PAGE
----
‘Lifelong connections’ definitely apply to ’46 grad

Family then and family now, Mr. Shover says

The senior yearbook portrait of Mr. William Shover '46, who has maintained his connections to the school over the years.

Photo submitted

The senior yearbook portrait of Mr. William Shover ’46, who has maintained his connections to the school over the years.

Andrew de las Alas, Reporter

One of the slogans of the school is “lifelong connections.” No doubt many students feel connections to each other, even after graduation. But some believe that this lifelong connection is to the school itself. Mr. Bill Shover ‘46 provides a perfect example of the deep relationship many feel with the school and what it stands for.

Shover attended a South Side Catholic grade school, and when he first came to Cathedral, although he didn’t know many people at first, it would come to “feel like home,” he said during a phone interview the last week of May. 

Shover said, “I was kind of leery about meeting so many new people from all over, but one of my (soon to be) best friends was from the West (Side) and we still talk now.” 

Part of you for the rest of your life

One of the most important aspects to Shover is the deep culture of friendship that permeates the school. He said, “Even though I’m hundreds of miles away, you never lose those friendships. You don’t walk away from the place; it’s a part of your heart for the rest of your life.”

Shover said, “We used to say we were the United Nations of Indianapolis: we had kids from every part of the city, every spectrum of social life and political life and certainly financial life. You had a variety and learned about what people’s beliefs were and why they believed it. It was a worldwide look at things. I hope that the school will always keep that.”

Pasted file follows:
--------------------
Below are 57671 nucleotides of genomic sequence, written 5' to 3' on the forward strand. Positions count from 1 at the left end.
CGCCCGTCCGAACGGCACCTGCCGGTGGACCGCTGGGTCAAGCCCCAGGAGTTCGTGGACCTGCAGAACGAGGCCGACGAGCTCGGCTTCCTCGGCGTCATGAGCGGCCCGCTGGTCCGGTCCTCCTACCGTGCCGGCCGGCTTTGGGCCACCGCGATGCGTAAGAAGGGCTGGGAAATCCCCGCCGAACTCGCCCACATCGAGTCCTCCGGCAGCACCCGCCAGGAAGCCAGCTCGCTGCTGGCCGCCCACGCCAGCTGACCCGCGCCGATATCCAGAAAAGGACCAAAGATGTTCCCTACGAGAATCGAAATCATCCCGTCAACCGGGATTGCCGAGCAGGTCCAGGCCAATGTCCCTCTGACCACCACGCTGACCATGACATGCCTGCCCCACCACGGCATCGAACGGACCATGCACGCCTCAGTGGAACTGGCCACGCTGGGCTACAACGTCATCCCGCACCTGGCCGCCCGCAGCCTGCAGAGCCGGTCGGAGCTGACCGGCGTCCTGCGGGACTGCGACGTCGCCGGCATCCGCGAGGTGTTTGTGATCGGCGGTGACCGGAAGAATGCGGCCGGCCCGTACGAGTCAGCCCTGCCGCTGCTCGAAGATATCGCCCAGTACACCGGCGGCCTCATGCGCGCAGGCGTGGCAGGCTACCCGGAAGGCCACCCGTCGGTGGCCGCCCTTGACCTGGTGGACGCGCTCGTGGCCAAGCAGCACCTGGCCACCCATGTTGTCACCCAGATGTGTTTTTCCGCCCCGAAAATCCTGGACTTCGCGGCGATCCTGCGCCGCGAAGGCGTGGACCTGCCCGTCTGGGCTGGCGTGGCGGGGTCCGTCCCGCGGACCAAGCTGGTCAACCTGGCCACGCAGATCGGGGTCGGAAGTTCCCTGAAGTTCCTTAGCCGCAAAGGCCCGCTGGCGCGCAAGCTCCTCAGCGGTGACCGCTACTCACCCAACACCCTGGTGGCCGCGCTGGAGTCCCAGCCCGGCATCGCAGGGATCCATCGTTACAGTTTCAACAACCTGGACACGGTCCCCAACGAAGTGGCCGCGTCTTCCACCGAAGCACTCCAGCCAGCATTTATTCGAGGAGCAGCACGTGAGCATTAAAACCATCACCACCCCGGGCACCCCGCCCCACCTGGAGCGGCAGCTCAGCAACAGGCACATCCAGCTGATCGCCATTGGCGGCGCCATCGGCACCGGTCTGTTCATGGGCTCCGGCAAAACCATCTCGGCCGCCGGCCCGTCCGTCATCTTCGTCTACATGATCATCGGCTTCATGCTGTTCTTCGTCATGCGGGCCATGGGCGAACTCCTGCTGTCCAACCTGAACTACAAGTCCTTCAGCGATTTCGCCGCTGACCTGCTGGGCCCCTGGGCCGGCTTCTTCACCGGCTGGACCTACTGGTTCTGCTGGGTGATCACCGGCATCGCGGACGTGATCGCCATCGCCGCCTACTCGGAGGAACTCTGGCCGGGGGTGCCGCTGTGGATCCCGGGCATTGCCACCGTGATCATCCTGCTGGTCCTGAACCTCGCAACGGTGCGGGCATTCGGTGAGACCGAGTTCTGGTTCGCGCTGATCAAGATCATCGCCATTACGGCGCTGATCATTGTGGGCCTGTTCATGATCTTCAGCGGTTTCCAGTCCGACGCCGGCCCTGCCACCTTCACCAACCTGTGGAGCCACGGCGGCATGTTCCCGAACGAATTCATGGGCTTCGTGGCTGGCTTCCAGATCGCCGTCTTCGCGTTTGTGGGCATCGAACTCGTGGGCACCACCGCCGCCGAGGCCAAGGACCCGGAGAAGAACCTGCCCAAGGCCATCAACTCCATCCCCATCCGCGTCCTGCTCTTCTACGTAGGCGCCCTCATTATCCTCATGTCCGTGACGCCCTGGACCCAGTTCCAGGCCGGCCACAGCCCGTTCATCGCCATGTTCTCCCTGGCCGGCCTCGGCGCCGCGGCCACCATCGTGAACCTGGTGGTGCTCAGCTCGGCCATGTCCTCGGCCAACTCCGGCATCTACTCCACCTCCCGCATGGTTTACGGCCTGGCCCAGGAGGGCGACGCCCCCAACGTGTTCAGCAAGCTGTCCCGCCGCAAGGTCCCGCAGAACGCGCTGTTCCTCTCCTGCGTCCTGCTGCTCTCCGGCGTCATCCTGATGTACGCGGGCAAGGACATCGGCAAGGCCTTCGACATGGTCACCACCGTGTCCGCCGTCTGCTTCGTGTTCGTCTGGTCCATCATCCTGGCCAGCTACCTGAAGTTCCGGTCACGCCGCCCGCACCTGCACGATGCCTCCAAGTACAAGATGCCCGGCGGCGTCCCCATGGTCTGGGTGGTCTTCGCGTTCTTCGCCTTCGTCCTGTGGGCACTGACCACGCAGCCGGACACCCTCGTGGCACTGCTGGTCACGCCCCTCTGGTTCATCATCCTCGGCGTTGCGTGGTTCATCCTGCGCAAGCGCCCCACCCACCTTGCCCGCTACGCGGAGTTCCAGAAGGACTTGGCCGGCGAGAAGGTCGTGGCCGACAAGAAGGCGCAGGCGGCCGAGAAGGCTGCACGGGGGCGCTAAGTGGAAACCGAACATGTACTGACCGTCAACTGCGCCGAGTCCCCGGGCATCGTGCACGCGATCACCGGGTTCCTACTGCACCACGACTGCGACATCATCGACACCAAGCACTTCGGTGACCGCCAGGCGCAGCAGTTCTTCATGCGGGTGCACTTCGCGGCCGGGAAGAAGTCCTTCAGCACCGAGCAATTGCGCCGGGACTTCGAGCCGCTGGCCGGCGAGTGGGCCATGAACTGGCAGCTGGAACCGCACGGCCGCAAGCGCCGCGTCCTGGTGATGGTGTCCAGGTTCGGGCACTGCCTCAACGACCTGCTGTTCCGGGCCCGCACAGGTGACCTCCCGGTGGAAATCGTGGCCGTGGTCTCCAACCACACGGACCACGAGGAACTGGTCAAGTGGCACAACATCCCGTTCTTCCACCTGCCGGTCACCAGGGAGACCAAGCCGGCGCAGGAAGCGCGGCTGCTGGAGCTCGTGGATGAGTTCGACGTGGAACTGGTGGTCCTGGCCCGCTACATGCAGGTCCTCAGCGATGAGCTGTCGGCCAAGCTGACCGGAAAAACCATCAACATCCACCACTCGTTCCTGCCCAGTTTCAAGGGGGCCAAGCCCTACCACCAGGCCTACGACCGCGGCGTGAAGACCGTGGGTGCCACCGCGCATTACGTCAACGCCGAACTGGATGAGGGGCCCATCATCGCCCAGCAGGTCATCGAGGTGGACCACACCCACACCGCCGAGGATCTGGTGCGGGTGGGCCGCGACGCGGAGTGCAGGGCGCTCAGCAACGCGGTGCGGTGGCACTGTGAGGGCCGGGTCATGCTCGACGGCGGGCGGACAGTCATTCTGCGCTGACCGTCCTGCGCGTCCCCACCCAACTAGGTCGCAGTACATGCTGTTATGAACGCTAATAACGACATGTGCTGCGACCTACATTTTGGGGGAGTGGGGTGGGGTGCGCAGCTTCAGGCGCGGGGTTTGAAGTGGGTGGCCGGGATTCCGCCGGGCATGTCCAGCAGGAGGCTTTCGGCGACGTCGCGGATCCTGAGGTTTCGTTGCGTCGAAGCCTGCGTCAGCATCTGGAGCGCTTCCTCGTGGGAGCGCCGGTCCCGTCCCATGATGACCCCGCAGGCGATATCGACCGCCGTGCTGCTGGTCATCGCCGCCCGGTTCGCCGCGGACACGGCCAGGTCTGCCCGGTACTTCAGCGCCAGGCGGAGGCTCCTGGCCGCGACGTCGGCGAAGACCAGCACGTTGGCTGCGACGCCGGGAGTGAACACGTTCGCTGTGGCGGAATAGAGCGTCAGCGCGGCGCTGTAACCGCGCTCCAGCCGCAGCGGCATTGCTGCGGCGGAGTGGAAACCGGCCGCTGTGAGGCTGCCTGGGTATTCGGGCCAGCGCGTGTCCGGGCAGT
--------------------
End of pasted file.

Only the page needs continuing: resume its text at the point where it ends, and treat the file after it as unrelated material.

Shover credits the brother of Holy Cross and the school in general for helping him into the future. Shover saw a successful career in journalism working for The Indianapolis Star, and after a request from the publisher Eugene Pulliam, he went out West and was employed at the Arizona Republic and Phoenix Gazette for 40 years. 

Shover said that the brothers and other members of the school “made me an adult and gave me a lot of preparation to become what I am today.” 

Journalism has been an important facet of Shover’s life, and he got his start by writing for the Megaphone, a former weekly school publication called The Memo, and his junior year he would contribute to the first yearbook in 1944. He said, “Cathedral was careful not to have (a yearbook) until they could do it right.”

Shover said that the school had great teachers who could correct your copy or teach you how write good headlines. But more importantly, the basics of journalism could be transferred to all kinds life skills.

Family in the 1940s and family now

When Shover returned to Indianapolis for the 100-Year Gala he said, “It was a renewal, a family gathering. It was a time to celebrate the old school.” He said it was a family in the 1940s, just as it is now.

The continuity of the school’s spirit was captured by Shover in a book about the school’s history he and a former teacher wrote for the 75th anniversary. Shover said, “I hope the school will keep up its spirit. We were the smallest school in the city at the time, but we won more championships than most of them because we had more spirit than them put together.” 

Shover said he attended a football game against Saint Xavier, and said “I couldn’t believe that the spirit I felt from 70 years ago continued on.” 

Mr. Nick Torres, who serves as the school’s director of major gifts and is a friend of Shover, said that the emphasis on excellence is one of most important aspects to Shover, and that he wants to see it maintained into the future. Torres said that Shover believes students in 2019 can live with the same kind excellence-imbued life that he and his classmates did in 1946. 

Torres called Shover “one of Cathedral’s most loyal fans and is an advocate for every the school stands for.” 

Torres said that Shover is a connector and well-respected by those who meet him. “He doesn’t ever speak down about people and is genuinely interested in finding the best in people,” he said. 

Shover has given his time and talent as a student and adult, and recently given part of his treasure. Shover’s generosity is in support of the centennial campaign, the eventual construction of the Innovation Center, the athletic facility at Brunette Park, and tuition and teacher salary assistance.

In recognition of Shover’s example of excellence, plaque now is in place outside the journalism room. Shover said, “I’m not one for honors, but I’m proud my name will be somewhere in the school in the future.”